'Women Talking': A Moving, Timely Exploration of Justice and the Power of Conversation
Do nothing, stay and fight, or leave. These are the three choices that a group of mennonite women find themselves debating throughout Sarah Polley's latest film, Women Talking. The film, based off the 2018 novel by Miriam Toews, is a dialogue-heavy exploration of justice, solidarity, and community, as well as the power dynamics that perpetuate violence against women. There is a simplicity to the film, at least in terms of its execution, as it primarily made up of the conversations that the women at the film's center are having, but it is the ideas and emotions that their words evoke that give the film some nuance and a powerful, somewhat hopeful message that is timely and deeply affecting.
Set largely in a hayloft, Women Talking begins with the women of a mennonite colony discovering that the men in their community have occasionally drugged and raped them. After some of the attackers are caught and arrested, the women gather to decide what they will do. This leads to some difficult conversations between the women, where they discuss the power that the men in the colony have had over them, whether it would make sense to leave, or if they should fight back, among other things.
Tackling a film where there is substantially more dialogue than action can be difficult, but writer/director Sarah Polley handles this masterfully. Polley has an innate ability to show how we process emotions in the face of traumatic events so effortlessly and so fully, and this film is an excellent example of this. There is a mix of shock, anger, and sadness among the women, but as the film goes on, we see how they confront these emotions, and face the hard truths of the situation they're in. There is so much honesty throughout their conversations, which exposes the true humanity of the situation. Polley adapts the dialogue from the novel in a way that fits the film perfectly, and it gives the film a great deal of momentum and drive as well. Polley's script is the backbone of the whole film, and makes for a moving experience.
Polley's direction is also strong, as she takes some influence from Terrance Malick in how she allows the camera to drift and focus on other things throughout. It gives the film a more atmospheric quality, and keeps the film from feeling stuck in one place. The film isn't all that cinematic, but Polley knows when to add in some small flourishes here and there. She also handles the film's tone beautifully, as there are some great moments of levity to ease the heaviness of the film's subject matter. A running gag involving Sheila McCarthy's Greta bringing up her horses, Ruth and Cheryl, is one of my favorite aspects of the whole film and relieves some of the tension that the film builds throughout. Polley has such wonderful control of the film, and this is undoubtedly some of her finest work to date.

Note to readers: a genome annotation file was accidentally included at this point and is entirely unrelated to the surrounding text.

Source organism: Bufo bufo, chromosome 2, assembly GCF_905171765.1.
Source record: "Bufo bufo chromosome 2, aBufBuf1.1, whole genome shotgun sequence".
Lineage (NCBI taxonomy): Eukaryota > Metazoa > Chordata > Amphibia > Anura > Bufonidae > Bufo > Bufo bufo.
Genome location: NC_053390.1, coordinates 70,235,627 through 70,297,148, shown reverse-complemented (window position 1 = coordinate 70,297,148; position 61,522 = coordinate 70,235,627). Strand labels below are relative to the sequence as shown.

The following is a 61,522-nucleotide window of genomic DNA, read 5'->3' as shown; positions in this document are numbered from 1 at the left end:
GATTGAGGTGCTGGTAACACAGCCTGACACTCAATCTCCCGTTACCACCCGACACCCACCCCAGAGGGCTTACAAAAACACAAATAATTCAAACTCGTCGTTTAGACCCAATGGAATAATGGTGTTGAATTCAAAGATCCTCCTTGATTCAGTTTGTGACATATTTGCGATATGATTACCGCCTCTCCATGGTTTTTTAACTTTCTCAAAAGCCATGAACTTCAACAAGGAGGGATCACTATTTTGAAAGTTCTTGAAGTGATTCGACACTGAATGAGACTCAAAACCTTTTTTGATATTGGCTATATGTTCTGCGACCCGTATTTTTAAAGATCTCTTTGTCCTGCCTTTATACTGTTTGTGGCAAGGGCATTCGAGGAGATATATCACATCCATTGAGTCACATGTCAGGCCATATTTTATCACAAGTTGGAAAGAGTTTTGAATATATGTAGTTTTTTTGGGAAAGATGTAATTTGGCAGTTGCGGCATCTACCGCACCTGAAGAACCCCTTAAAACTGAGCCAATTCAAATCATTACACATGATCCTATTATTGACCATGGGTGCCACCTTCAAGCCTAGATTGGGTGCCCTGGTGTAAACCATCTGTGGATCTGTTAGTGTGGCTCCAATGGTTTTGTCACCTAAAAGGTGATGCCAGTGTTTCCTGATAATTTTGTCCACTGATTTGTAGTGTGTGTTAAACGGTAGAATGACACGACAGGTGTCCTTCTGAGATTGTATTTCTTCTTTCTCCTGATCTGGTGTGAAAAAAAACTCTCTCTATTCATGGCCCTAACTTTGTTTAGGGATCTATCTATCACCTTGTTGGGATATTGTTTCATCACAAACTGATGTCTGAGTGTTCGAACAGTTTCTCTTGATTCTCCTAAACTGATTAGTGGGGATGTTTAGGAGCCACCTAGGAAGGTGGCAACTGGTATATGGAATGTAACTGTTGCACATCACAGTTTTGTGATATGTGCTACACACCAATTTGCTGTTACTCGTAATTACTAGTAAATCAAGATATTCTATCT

Of course, the core of the whole film lies in its ensemble, all of whom give excellent performances. Everyone works together so well, and each actor brings something great to the table. Rooney Mara gives a rather subtle performance, but she does play such an integral part in the film as a whole. Her character, Ona, has one of the more fascinating arcs in the film, and Mara portrays her with naturalism and empathy. I was also quite impressed by Jessie Buckley's performance, and I really enjoyed the small details she brings to the character. She allows the wide array of emotions her character is experiencing to be internalized and build for much of the film, leading to a great moment where she is able to release some of them. The MVP of the film, in my opinion, has to be Claire Foy. Foy has some of the film's biggest moments, but it never feels like she's going over the top or being melodramatic. You truly feel the hurt and anger of her character, and it feels so genuine. She has a scene early on where she expresses her distress that blew me away, and in a just world, she would have been nominated for an Oscar.
The one major complaint I have with the film lies in the look of the film. Specifically, the color grading gives it a muted, almost murky aesthetic that isn't the most pleasant thing to look at. I get that it was intentional, but it just feels more distracting than anything else. It's not that the camerawork isn't good, it's just that the grading is confoundingly bland. The camerawork itself is perfectly fine, and the editing is quite solid as well. Furthermore, the score from Hildur Guðnadóttir is beautiful, and fits the film so perfectly. The film is so excellent across the board, but the color grading remains the one thing that sticks in my craw. However, just about everything else with this film is so great that I can't be too mad about it.
Women Talking is much more engaging and moving than one might think, given that it is mostly made up of lengthy sequences of dialogue. On the face of it, it might seem simple, but it is an enthralling tale of the power of conversation and community, and how important these are in order to achieve justice. The ensemble, along with Sarah Polley's tremendous direction and screenplay bring this film to life so fully, and it is easily one of the most moving films of the past few years. It is both heartbreaking and empowering, and the timeliness of its themes is sure to resonate with many.